A lyric and choreographic drama in 2 acts after the novel by Pierre Benoît of the Académie Française with music by Henri Tomasi / libretto by Francis Didelot
"The composer Henri Tomasi and the librettist Francis Didelot qualify l’Atlantide as a lyric and choreographic drama. The primary outcome of this choice was the singular transcription of the role of Antinéa by the academician Pierre Benoit making her a descendent of Neptune: a goddess, she doesn’t speak the language of men. By an audacious pirouette, she dances and everything is expressed through song and dance!
Antinéa - please excuse the expression - is a mature woman, as evidenced by the number of lovers she has had for a few weeks to several months. Examining this question, I met with Anne Martin, the contemporary heroine of works by Pina Bausch for 12 years. What is it about her? Enveloped by an aura that is as strong as it is calm, she imposes herself in silence. What could one hope for more in a queen? To be beautiful perhaps? She is, superb! As are the 15 artists on stage by her side. Men, four singers and eight dancers embody Tuareg, demons or military-explorers frozen in front of four women. Two twin maidservants and a princess-slave surround the first: Antinéa. For the choreography, the company unites eleven dancers. Heard today, Henri Tomasi’s music for this opera immediately evokes the middle of the 20th century. Tense recitatives leave little room for timid arias, with accents of film music, jazz phrasing… the sound belongs to the modern era whereas the form, alternating between scenes and musical interludes, seems older.
Also, with Henri Gallois conducting the Philharmonic Orchestra of the Opéra de Marseille, we have, in a desire for fluidity, opted for short interludes, often accompanying scenic changes in full view as a corollary to the theme of mazes simultaneously employed as an artifice for the flow from one scene to another: a ritualistic means of approaching the emblematic location - Antinea’s room - and finally, as a parable of the mind losing itself."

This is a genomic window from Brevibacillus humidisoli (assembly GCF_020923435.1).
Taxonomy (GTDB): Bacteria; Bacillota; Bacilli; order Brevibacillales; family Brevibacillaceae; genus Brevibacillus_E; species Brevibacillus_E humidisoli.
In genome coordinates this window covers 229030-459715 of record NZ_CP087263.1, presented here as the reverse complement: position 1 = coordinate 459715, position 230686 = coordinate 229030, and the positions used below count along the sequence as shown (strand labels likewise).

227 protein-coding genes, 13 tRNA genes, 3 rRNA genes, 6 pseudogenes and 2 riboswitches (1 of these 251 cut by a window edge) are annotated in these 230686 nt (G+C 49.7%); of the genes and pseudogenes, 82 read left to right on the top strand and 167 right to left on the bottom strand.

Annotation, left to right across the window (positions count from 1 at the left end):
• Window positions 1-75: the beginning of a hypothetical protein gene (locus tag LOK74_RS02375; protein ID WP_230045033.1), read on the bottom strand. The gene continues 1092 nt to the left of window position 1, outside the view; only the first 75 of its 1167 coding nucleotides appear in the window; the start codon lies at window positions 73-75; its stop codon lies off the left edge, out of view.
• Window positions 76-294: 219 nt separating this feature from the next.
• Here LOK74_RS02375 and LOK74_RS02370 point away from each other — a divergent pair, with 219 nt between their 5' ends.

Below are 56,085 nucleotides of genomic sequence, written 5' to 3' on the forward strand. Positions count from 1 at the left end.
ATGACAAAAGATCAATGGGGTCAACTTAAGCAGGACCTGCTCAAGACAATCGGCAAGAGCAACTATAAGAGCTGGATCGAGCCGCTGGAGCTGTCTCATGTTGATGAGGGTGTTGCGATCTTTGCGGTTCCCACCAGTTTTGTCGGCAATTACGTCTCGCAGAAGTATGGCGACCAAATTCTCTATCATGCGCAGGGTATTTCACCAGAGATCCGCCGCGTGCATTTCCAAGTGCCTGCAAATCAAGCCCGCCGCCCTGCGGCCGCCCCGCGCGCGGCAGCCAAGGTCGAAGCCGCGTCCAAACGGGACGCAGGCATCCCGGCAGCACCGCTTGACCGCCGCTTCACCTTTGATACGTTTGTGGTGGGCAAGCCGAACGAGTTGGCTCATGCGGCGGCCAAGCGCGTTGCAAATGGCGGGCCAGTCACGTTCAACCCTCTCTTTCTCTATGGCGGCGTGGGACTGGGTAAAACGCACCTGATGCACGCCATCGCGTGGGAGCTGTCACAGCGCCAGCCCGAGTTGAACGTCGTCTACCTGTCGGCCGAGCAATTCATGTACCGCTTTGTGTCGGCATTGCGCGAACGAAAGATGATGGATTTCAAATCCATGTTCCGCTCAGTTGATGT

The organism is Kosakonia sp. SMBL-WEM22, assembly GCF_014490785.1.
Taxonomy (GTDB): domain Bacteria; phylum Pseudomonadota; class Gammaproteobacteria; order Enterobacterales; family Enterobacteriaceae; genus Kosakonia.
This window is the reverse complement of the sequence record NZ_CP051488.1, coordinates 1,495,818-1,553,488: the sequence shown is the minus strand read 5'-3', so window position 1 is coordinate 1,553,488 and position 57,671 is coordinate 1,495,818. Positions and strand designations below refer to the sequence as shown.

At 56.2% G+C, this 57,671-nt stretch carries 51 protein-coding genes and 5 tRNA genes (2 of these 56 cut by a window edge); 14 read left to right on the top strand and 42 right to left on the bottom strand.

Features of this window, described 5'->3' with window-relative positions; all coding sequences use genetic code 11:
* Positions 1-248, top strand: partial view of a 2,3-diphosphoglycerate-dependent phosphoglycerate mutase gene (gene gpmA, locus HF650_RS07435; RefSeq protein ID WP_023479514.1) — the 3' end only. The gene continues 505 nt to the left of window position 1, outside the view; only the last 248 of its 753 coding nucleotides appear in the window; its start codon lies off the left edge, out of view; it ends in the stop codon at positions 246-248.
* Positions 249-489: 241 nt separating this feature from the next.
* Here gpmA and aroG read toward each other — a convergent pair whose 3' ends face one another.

Michel Kelemenis, october 2000
6 oct. 2000
Just like Hernani, l’Atlantide, a modern opera by Henri Tomasi, is controversial. There are pros and cons. The cons ridicule the flat staging, the B-movie music, the lethargic conducting, the strained voices, the amateur dancing and trivial sets. The pros extol the lyric and modern music on a very difficult score masterfully conducted by Henry Gallois, the intelligent staging by Michel Kelemenis who gives equal consideration to the ballet, which is enhanced by the presence of Anne Martin and the singers, among whom the divine Inva Mula, singers who put their vocal chords on stage in a desert setting reduced to its simplest expression animated only by light, but in the Sahara only the light counts.
For or against L’Atlantide, art is not an exact science, but thanks to the Ahaggar winds Tomasi brought with him, a new air blew over opera.